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Entries in Lightning Bug [2004] (1)

Friday
Jan272012

Lightning Bug (2004)

Horror Movie

You'd never know it from watching his splatterific Laid to Rest movies, but Robert Hall can be a filmmaker of great restraint. In the semi-autobiographical Lightning Bug, he tells the story of Green Graves (Bret Harrison), a teenager growing up in the backwoods of Alabama circa 1988. The only severed limbs here are those sculpted by the aspiring makeup-effects artist, who must survive not only small-town religious intolerance, but also an abusive stepfather named Earl (Kevin Gage).

When he's not holed up in his room creating latex monsters, he trolls the local video store for new horror releases. There, he meets Angevin (Laura Prepon), a rebellious girl who's just moved back to town after a failed L.A. acting career. In her, Green finds a wild, kindred spirit who helps take his mind off the cramped trailer he shares with Earl, his mom, and younger brother (Ashley Laurence and Lucas Till).

Green convinces the proprietor of the town's Halloween spook house, Mr. Tightwiler (Bob Penny), to let him take over the money-losing operation. Inspired by Fangoria Magazine and a host of mail-order special-effects books, he spends months putting together horrors that the locals have never dreamt of. This draws the ire of local church head (and Angevin's mother) Ms. Duvet (Shannon Eubanks), as well as Earl, who thinks Green should stop messing around with "pottery monsters" and get a "real job" at the chicken plant.

Lightning Bug has problems. The true events from Hall's life have been filtered through the Based on a True Story sieve, meaning we get a healthy dose of lost innocence; drunken, violent outbursts; and a hick deputy (Hal Sparks) who doesn't cotton to Green's high-falutin' ideals. Hall also indulges in a tad too much hero-worship of Green, who's constantly told by his friends and family that he's going to be a big success one day; not that he doesn't deserve support, but the meta "I Showed Everyone" narrative is a bit much. Lastly, some of the accents are a bit dodgy, which makes getting into the movie a chore (Angevin sounds less like she was raised in the deep South and more like she hails from Prepon's neck of New Jersey).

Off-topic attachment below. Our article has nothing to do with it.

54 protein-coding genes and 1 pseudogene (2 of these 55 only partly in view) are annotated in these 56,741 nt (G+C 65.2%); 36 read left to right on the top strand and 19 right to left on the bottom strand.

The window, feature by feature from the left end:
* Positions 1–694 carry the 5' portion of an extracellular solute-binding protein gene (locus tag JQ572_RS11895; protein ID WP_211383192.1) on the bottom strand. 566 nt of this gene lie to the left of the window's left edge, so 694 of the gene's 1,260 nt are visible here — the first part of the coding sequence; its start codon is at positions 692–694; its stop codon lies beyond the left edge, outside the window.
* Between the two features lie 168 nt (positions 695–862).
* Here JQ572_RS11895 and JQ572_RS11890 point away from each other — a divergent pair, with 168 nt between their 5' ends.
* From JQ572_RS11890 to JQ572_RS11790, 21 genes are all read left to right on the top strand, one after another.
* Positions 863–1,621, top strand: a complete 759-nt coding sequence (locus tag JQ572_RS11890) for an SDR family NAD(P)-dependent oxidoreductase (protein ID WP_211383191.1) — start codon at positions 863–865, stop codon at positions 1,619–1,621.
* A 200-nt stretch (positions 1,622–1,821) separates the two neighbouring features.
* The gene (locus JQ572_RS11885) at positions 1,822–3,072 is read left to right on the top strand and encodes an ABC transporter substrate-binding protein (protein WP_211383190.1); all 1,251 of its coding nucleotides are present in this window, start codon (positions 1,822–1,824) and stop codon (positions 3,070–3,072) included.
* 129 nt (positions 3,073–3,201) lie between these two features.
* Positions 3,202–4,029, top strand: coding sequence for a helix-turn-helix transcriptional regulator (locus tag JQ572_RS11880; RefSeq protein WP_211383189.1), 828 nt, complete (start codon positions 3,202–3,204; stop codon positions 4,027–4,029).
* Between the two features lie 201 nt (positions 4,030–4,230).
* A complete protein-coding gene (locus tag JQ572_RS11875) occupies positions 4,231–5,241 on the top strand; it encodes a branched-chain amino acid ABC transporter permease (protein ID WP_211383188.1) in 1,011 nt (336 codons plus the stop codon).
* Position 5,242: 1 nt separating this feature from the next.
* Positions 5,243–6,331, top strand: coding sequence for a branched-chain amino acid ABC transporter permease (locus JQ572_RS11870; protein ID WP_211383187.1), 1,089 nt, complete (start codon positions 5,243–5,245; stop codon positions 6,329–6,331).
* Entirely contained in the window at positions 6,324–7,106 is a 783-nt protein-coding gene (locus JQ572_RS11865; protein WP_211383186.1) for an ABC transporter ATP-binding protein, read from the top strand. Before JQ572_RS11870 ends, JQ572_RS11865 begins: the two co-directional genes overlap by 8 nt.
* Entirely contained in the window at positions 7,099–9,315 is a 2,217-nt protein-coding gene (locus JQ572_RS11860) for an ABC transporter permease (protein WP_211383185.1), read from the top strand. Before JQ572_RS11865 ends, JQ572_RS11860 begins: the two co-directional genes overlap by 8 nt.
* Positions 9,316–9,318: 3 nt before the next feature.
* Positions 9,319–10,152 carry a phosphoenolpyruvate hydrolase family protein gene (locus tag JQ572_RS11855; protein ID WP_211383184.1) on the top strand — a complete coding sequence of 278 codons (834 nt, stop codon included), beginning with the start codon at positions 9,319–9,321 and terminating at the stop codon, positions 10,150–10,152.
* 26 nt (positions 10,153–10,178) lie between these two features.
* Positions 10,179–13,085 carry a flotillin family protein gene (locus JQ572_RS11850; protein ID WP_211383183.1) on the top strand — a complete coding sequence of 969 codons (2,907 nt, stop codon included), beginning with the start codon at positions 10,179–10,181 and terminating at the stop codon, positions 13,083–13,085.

Still, there are enough surprises and a handful of genuinely touching moments here for me to highly recommend this film. Despite Hall overplaying his hand in some areas (the climax involves several major events coming to a head in a significantly condensed timeline), he shows great subtlety in others. He never specifies the year in which his movie takes place, dropping instead a few visual clues for the horror buffs in the audience. I also love the way he ends the movie, which takes a slight but significant detour from convention that adds an unexpected layer of difficulty to Green's journey.

Lightning Bug has a tremendous amount of heart, infusing well-worn story points with solid acting that makes everything seem fresh. My issue with accents aside, Harrison and Prepon make a hell of a leading couple, and Gage's alcoholic, wounded-tiger character is a constant, terrifying surprise. Even when Earl isn't around, his mindset and the threat of his return hang in the air--only part of which, I'm sure, has to do with the script. Laurence, too, deserves kudos for elevating the beaten-mom archetype. Jenny Graves comes across as unbearably weak, an innocent with awful taste in men. In the end, Laurence makes it clear that Jenny's made some terrible choices regarding her family, but her belief in her sons' goodness imbues them with a strength she doesn't have. 

Watching Hall's Laid to Rest movies gave me great respect for him as a makeup-effects artist, but little as a storyteller. These over-the-top slashers play more like gory calling cards than actual films. But there's tremendous promise in his first feature that I hope he revisits someday; If there is ever to be such a thing as a heartfelt gore-fest, Robert Hall will likely be the guy to give it to us.